History of St Neots

St Neots is a town in Cambridgeshire, England, which originally developed next to a mediaeval priory in the form of market stalls. These were replaced over the years by permanent structures, which eventually defined the boundaries of today's Market Square. There is some evidence of pre-Roman and Roman activity in the area, but the main story of the town begins with the founding of St Neots Priory in mediaeval times.

This history article covers the modern suburban area of St Neots which includes Eaton Ford, Eaton Socon and Eynesbury.


There is evidence for Iron Age and earlier settlement in the vicinity of St Neots, mainly in the valley of the River Great Ouse where soils are easily cultivated.

The first settlements in the valley were in Neolithic times. A hearth from this period was uncovered in Eaton Socon, and there have been isolated finds of flint tools and hand axes. There is rather more evidence from the Bronze Age (pottery, polished stone axes, burial mounds), and from the Iron Age a timber structure (possibly a temple) and several small, Iron Age settlements.

This pre-Roman activity would have altered the natural landscape quite markedly, mostly through the felling of timber to clear fields and construct buildings.


During the Roman period, from the mid 1st century CE to the mid 5th century, the nearest large settlement was at Godmanchester, with another at Sandy. A Roman road joined the two and passed close to present-day St Neots, and there are traces of other roads as well. Apart from two villas and some earthworks, only scattered Roman remains exist from St Neots itself, mostly coins and pottery in Eynesbury.

There is no evidence of large scale settlement in Roman times, the area around St Neots was certainly used for farming and was crossed by roads and tracks. Romans and Britons lived and worked here, but not in a town.

Anglo-Saxon and Viking Period

There is some documentary evidence from this period, and also ample archaeological remains, mostly in and around Eynesbury (Ernulf's Burgh), Eaton Socon (Eatun) and the western part of Eaton Ford (Sudbury). The Anglo-Saxon names are in brackets.

Everyday objects have been found such as the clay weights used in weaving, broken pieces of pottery, a quern-stone, a plough share, and an iron axe. Burials from the period contained other objects such as a sword, spears, pagan brooches, and a knife.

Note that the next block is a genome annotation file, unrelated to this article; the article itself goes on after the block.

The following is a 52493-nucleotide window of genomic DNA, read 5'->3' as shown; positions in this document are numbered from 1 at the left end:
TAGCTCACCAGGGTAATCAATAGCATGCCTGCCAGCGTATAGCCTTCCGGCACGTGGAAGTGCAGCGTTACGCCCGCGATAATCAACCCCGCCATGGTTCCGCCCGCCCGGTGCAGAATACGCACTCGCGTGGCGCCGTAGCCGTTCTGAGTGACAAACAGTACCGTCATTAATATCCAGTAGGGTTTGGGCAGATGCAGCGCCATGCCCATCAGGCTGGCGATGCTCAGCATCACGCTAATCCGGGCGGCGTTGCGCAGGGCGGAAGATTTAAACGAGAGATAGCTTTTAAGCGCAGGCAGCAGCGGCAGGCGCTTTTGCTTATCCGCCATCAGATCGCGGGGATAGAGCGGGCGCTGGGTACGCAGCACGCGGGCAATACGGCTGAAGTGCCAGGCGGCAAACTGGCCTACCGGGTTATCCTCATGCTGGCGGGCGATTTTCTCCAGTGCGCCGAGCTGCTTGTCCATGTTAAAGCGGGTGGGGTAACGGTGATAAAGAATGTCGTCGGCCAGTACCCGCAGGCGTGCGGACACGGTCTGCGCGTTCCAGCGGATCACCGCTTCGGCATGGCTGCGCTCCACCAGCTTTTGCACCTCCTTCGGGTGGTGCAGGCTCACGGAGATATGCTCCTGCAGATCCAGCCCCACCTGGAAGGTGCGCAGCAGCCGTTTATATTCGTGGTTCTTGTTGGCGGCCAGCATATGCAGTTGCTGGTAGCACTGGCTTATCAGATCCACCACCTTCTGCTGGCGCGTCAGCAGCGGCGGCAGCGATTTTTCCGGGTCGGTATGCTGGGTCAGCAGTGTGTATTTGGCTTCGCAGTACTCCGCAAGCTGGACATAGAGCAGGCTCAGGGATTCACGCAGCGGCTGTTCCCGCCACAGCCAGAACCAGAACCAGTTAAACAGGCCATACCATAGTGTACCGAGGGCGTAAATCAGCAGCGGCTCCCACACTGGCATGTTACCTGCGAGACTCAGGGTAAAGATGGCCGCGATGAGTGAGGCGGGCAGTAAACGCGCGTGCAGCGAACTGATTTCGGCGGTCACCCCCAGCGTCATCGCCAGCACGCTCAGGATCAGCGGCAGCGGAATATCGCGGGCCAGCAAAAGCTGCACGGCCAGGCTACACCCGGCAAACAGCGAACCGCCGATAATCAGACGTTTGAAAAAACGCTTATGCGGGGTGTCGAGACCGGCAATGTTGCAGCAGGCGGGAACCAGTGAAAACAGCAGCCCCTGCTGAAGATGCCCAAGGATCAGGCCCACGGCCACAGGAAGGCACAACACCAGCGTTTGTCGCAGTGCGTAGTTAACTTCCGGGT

A number of buildings have been discovered, some of them substantial; one or two had wooden floors, a sign of some wealth at a time when most people made do with beaten earth. There were a number of settlements in the area that is now St Neots. One of these would have been the early Priory which may not have been on the riverside site of the later, Norman, Priory.

The Angles and Saxons divided the country into administrative areas called hundreds. St Neots and Eynesbury were in the Toseland Hundred while Eaton was in the Barford Hundred.

Following St Augustine's mission to Britain in 597 CE, a mother church was built in Eaton to serve as a focus for a large area on the west bank of the Great Ouse, while at Great Paxton on the east bank, another church served an area including St Neots and Eynesbury. Later in Saxon times Eynesbury built its own church. A little later, the first St Neots Priory was dedicated in 974 CE, and the bones of St Neot brought from Cornwall as holy relics for the new foundation.

The Vikings first brought their longships up the River Great Ouse as far as St Neots in the late 10th Century and St Neot's bones were sent to Lincolnshire for safe-keeping, being restored again by 1020 CE. The Danes seem not to have settled in large numbers in or near St Neots, certainly not displacing the Anglo-Saxons completely.

Norman and Mediaeval History

Initial control of the area by the Normans was from Bedford and Huntingdon with the river forming the boundary between the two. There were two manors in Eynesbury in the Barony of Huntingdon, and another in Eaton in the Barony of Bedford.